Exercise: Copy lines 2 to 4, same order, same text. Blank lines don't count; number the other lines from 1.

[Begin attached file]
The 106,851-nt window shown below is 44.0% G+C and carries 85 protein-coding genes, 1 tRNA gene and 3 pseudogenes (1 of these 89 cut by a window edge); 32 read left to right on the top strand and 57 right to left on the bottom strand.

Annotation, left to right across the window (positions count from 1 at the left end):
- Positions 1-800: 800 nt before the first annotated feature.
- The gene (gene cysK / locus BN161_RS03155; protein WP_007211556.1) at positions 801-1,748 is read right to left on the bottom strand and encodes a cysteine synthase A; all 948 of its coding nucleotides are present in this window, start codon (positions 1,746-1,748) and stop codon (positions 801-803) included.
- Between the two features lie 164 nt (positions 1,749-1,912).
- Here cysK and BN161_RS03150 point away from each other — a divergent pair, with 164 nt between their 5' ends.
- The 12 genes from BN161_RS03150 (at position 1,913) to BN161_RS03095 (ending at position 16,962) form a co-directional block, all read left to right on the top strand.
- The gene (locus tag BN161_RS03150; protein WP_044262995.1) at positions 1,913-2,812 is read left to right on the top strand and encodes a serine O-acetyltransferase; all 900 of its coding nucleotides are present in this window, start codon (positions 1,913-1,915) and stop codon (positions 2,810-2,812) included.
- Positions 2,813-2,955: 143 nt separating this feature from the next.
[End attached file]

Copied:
Annotation, left to right across the window (positions count from 1 at the left end):
- Positions 1-800: 800 nt before the first annotated feature.
- The gene (gene cysK / locus BN161_RS03155; protein WP_007211556.1) at positions 801-1,748 is read right to left on the bottom strand and encodes a cysteine synthase A; all 948 of its coding nucleotides are present in this window, start codon (positions 1,746-1,748) and stop codon (positions 801-803) included.